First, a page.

High precision printing. 



Redefining material spot printing.

FluidFM® spotting enables you to reproducibly create high density arrays with femtoliter spot sizes, both in gaseous and liquid environments.

Print oligonucleotides, proteins, DNA, bacterial clones, oil and other materials with unprecedented precision and within their native environment. Applications of FluidFM spotting are found in life sciences, sensor technology, minimal lubrication and beyond.

FluidFM Nanopipette Spotting









FluidFM Spotting Femtoliter Spots at Nanometerscale

Spots at Nanometer scale.

FluidFM based spotting redefines volumetric control of material spot printing.

With FluidFM spotting it is possible to reliably produce spot sizes with volumes as low as a few femtoliters on a large variety of target surfaces. The entire procedure can thereby be carried out in gaseous or liquid environment, with the option of additional humidity control. Precise adjustment of the relevant process parameters enables the creation of various spot sizes as required by your application.

Unique Techniques.

FluidFM based spotting gives you the edge for your small scale material dispensing applications.

Create microarrays of numerous biomolecules directly within their native environment to avoid denaturation of your sensitive samples. Create functionalized surfaces with unparalleled spatial resolution for the creation of novel biosensing devices with smaller footprints and higher level of performance. Provide minimally lubricated surface modification for your most demanding micromechanical components.


FluidFM Nanopipette

The Procedure in Brief.

With its highly automatized workflows and an intuitive user interface, FluidFM offers a highly precise as well as user-friendly instrument for your most demanding spotting experiments.

Spots are created while the FluidFM nanopipette is in contact with the target surface via application of a short pressure pulse generated by the FluidFM microfluidics control system. Interaction forces with the surface are thereby monitored and adjusted in real-time during the entire procedure. Reproducible control of spot size and dispensing volumes can be comfortably achieved via modification of the contact time and applied pressure.

produce SPOTS WITH feasible METHODS.

Get all your information about spotting directly from us.



Precise spots can be produced with the
FluidFM BOT 



Learn more about the probes which are used to produce spots in the size of a few nanometers



Download the factsheet for spotting



S. Mishra, Y. Lee & J. W. Park. Direct quantification of trace amounts of a chronic myeloid leukemia (CML) biomarker using locked nucleic acid capture probes. Analytical Chemistry, Just Accepted Manuscript. doi: 10.1021/acs.analchem.8b03350

P. Roder & C. Hille. Local tissue manipulation via a force- and pressure-controlled AFM micropipette for analysis of cellular processes. Scientific Reports 8:5892. doi: 10.1038/s41598-018-24255-9


M. J. Aebersold, H. Dermutz, L. Demkó, J. F. Saenz Cogollo, S.-C. Lin, C. Burchert, M. Schneider, D. Ling, C. Forró, H. Han, T. Zambelli &J.  Vörös. Local Chemical Stimulation of Neurons with the Fluidic Force Microscope (FluidFM). (Nov 2017) ChemPhysChem, 1439-7641. doi: 10.1002/cphc.201700780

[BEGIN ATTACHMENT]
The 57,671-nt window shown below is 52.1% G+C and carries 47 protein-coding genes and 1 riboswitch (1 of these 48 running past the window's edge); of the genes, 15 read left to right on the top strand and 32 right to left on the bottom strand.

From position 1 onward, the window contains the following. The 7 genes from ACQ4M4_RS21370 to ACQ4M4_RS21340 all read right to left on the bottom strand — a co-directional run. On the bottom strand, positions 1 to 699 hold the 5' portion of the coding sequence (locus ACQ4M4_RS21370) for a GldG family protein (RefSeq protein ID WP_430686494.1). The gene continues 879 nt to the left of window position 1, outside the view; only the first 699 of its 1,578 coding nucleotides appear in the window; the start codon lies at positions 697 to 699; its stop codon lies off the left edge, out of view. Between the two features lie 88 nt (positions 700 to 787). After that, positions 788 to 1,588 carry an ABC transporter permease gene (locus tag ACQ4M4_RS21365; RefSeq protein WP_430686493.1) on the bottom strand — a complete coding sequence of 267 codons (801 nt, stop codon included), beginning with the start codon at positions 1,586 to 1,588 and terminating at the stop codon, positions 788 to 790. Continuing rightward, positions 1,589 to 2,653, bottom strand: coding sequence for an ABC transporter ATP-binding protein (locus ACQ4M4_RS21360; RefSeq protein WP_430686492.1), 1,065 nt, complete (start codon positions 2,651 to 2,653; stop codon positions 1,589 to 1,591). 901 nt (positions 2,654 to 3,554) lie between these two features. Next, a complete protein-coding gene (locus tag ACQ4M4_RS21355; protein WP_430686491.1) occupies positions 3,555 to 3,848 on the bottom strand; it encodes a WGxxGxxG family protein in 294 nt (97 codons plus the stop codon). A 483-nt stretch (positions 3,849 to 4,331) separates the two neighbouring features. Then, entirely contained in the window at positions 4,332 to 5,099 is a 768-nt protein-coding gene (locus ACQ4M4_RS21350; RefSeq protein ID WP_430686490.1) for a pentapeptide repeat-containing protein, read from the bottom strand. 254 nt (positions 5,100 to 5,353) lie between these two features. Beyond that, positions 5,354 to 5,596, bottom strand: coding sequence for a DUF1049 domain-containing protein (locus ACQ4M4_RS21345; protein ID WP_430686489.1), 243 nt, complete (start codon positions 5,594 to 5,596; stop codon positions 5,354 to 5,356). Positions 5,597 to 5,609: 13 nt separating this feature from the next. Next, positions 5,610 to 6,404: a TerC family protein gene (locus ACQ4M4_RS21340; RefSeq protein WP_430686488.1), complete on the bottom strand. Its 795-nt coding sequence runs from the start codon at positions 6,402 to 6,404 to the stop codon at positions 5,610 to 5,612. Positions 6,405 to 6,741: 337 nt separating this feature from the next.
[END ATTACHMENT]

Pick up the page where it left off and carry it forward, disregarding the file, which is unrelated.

H. Koo, I. Park, Y. Lee, H.J. Kim, J.H. Jung, J.H. Lee, Y. Kim, J.-H. Kim & J.W. Park. Visualization and Quantification of MicroRNA in a Single Cell Using Atomic Force Microscopy.Journal of the American Chemical Society, jacs.6b05048. doi:10.1021/jacs.6b05048

Y. Lee, Y. Kim, D. Lee, D. Roy & J.W. Park.Quantification of Fewer Than Ten Copies of a DNA Biomarker without Amplification or Labeling. Journal of the American Chemical Society, jacs.6b02791. doi:10.1021/jacs.6b02791



J. Geerlings, E. Sarajlic, E.J.W. Berenschot, R.G.P. Sanders, M.H. Siekman, L. Abelmann & N.R. Tas. Electric field controlled nanoscale contactless deposition using a nanofluidic scanning probe.  Applied Physics Letters, 107(12), 123109. doi:10.1063/1.4931354

P. Roder & C. Hille. A Multifunctional Frontloading Approach for Repeated Recycling of a Pressure-Controlled AFM Micropipette. PLOS ONE, 10(12), e0144157. doi:10.1371/journal.pone.0144157



H. Dermutz, R.R. Grüter, A.M. Truong, L. Demkó, J. Vörös & T. Zambelli.  Local polymer replacement for neuron patterning and in situ neurite guidance.    Langmuir: the ACS journal of surfaces and colloids, 30(23), 7037 — 46. doi:10.1021/la5012692

J. Geerlings, E. Sarajlic, J.W. Berenschot, R.G.P. Sanders, L. Abelmann & N.R. Tas.  Electrospray deposition from AFM probes with nanoscale apertures.  In MEMS 2014 (pp. 100 — 103). San Francisco: IEEE. Retrived from  http://ieeexplore.iee.org/xpls/abs_all.jsp?arnumber=676558 


P. Stiefel, F.I. Schmidt, P. Dörig, P. Behr, T. Zambelli, J.A. Vorholt & J. Mercer.  Cooperative vaccinia infection demonstrated at the single-cell level using FluidFM.   Nano Letters, 12(8), 4219 — 4227. doi:10.1021/nl3018109



A. Meister, J. Polesel - Maris, P. Niedermann, J. Przybylska, P. Studer, M. Gabi, P. Behr, T. Zambelli, M. Liley, J. Vörös & H. Heinzelmann.  Nanoscale dispensing in liquid environment of streptavidin on a biotin-functionalized surface using hollow atomic force microscopy probes.  (2009) Microelectronic Engineering, 86(4-6), 1481 – 1484. doi:10.1016/j.mee.2008.10.025

A. Meister, M. Gabi, P. Behr, P. Studer, J. Vörös, P. Niedermann, J. Bitterli, J. Polesel - Maris, M. Liley, H. Heinzelmann & T. Zambelli.  FluidFM: Combining atomic force microscopy and nanofluidics in an universal liquid delivery system for single cell applications and beyond.  (2009) Nano Letters, 9 (6), 2501–2507. doi:10.1021/nl901384x

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